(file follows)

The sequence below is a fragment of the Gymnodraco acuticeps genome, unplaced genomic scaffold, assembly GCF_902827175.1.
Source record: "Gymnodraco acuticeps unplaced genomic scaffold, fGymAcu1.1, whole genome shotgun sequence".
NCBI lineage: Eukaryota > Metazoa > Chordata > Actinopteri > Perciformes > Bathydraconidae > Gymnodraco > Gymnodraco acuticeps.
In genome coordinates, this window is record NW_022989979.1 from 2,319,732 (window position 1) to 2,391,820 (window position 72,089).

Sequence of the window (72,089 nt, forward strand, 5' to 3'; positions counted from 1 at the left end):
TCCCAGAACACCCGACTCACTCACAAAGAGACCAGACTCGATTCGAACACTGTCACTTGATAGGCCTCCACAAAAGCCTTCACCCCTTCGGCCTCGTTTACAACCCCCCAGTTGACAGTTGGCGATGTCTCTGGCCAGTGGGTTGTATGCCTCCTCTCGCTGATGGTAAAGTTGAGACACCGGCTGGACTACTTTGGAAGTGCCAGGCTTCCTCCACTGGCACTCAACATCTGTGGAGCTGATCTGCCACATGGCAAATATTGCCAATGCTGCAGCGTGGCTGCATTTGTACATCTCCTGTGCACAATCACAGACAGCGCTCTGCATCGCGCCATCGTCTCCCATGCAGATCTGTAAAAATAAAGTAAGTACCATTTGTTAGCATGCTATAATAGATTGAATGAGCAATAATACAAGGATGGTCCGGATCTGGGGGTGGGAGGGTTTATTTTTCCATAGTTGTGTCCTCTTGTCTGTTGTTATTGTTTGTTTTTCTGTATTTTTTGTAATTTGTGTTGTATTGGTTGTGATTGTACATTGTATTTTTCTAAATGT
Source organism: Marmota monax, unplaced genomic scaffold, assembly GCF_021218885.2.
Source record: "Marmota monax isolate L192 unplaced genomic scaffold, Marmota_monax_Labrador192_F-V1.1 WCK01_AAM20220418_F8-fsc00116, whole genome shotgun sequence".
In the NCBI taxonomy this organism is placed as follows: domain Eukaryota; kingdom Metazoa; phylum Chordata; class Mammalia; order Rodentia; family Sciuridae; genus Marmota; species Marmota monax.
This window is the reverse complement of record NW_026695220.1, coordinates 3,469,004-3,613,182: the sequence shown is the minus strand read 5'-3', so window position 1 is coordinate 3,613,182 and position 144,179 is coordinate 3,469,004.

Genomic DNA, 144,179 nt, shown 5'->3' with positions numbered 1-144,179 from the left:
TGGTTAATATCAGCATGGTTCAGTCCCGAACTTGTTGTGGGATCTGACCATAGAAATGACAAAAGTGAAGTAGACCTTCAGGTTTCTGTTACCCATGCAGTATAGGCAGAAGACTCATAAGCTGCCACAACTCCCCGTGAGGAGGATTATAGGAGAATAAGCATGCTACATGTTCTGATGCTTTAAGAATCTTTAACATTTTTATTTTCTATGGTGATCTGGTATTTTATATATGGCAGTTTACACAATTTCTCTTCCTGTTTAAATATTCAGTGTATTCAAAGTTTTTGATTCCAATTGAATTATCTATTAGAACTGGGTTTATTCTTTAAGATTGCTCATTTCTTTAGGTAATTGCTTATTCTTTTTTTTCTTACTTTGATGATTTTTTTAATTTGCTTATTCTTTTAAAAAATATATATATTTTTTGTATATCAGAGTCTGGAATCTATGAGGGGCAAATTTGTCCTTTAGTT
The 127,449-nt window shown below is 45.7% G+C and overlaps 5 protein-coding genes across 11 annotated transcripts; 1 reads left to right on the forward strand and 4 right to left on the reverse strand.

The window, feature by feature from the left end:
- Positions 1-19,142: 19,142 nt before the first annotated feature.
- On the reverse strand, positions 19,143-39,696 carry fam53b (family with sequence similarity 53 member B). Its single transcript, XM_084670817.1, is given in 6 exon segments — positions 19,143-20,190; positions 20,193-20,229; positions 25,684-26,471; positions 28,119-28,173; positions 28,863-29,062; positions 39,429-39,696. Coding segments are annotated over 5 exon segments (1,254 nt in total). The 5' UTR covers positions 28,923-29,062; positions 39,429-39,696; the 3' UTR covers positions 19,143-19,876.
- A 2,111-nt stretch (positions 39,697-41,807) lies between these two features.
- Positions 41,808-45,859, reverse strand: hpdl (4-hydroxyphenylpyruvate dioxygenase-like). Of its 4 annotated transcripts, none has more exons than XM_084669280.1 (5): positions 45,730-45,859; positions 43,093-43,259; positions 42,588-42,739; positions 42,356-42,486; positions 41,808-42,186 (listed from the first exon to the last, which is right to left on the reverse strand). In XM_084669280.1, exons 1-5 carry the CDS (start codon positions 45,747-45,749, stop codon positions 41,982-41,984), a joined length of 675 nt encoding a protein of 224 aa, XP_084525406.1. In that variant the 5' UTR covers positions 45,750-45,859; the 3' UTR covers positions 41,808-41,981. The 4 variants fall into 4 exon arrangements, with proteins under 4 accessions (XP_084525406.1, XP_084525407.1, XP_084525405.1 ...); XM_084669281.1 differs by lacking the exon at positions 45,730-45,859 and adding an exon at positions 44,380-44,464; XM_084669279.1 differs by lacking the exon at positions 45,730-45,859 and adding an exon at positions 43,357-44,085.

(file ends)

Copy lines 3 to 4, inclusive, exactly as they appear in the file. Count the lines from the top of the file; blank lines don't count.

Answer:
NCBI lineage: Eukaryota > Metazoa > Chordata > Actinopteri > Perciformes > Bathydraconidae > Gymnodraco > Gymnodraco acuticeps.
In genome coordinates, this window is record NW_022989979.1 from 2,319,732 (window position 1) to 2,391,820 (window position 72,089).